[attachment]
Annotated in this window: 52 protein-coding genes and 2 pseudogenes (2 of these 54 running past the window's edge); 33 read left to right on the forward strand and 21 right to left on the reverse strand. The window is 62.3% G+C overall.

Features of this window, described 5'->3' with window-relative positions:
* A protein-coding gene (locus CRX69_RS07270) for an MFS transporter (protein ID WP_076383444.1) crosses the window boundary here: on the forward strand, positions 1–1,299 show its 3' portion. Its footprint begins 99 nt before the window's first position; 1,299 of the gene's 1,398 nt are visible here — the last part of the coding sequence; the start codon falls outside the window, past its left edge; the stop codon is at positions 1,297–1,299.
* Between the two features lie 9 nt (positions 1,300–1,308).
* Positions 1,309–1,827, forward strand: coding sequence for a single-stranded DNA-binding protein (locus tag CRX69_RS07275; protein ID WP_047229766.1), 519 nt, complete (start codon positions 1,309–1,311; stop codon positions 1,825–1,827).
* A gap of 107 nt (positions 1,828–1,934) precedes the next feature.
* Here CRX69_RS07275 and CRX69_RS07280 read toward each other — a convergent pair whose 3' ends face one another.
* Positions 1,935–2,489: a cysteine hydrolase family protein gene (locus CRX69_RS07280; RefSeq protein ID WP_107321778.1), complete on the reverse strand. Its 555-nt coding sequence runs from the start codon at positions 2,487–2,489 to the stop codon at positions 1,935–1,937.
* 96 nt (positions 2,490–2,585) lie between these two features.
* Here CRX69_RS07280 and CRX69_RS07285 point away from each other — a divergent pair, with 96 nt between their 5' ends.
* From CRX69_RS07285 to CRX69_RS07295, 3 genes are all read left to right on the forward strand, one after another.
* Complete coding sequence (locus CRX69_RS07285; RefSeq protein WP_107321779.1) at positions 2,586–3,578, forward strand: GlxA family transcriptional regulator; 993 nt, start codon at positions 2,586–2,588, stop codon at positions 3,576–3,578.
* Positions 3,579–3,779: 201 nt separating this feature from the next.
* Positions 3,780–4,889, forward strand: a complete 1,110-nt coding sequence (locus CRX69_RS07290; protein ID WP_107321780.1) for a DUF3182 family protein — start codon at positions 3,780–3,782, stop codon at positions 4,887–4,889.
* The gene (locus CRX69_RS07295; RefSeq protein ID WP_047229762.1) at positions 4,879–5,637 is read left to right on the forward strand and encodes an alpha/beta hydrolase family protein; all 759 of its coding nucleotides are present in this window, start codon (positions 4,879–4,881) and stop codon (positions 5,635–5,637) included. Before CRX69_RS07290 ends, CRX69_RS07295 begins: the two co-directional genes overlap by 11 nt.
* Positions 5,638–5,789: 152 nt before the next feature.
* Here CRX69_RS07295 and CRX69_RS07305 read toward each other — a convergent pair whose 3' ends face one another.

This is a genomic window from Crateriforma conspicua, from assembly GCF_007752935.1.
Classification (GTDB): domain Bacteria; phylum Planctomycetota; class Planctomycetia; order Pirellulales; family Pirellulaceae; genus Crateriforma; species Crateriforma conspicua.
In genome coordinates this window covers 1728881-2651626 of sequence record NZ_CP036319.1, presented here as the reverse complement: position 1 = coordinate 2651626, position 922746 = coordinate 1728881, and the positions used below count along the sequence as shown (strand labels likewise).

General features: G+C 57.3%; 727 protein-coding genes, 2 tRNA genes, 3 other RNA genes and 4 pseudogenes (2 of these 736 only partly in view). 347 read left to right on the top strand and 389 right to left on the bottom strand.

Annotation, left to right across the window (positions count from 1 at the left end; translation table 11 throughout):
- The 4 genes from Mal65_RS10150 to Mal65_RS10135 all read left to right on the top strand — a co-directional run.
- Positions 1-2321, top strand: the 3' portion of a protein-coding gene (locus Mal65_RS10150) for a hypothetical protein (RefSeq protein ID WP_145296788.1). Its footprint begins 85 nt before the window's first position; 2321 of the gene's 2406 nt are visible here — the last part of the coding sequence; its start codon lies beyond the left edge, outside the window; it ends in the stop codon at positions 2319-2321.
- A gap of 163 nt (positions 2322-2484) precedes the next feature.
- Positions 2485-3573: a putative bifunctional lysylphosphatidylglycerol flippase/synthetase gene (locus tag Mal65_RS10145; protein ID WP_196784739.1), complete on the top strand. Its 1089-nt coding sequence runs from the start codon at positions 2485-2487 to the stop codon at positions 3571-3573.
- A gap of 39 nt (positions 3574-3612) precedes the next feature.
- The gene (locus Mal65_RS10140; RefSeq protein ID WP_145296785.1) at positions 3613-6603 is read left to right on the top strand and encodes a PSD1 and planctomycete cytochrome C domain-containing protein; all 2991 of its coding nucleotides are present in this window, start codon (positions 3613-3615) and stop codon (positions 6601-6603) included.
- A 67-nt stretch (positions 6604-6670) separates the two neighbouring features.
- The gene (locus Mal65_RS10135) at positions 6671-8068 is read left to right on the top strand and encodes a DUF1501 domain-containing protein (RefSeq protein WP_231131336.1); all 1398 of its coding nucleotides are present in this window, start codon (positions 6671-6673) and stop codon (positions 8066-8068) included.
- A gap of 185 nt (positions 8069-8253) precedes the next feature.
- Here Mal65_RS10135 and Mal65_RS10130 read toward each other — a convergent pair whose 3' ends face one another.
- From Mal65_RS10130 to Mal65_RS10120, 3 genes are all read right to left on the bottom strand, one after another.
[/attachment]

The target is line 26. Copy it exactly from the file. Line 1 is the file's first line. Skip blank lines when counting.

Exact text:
- Positions 2485-3573: a putative bifunctional lysylphosphatidylglycerol flippase/synthetase gene (locus tag Mal65_RS10145; protein ID WP_196784739.1), complete on the top strand. Its 1089-nt coding sequence runs from the start codon at positions 2485-2487 to the stop codon at positions 3571-3573.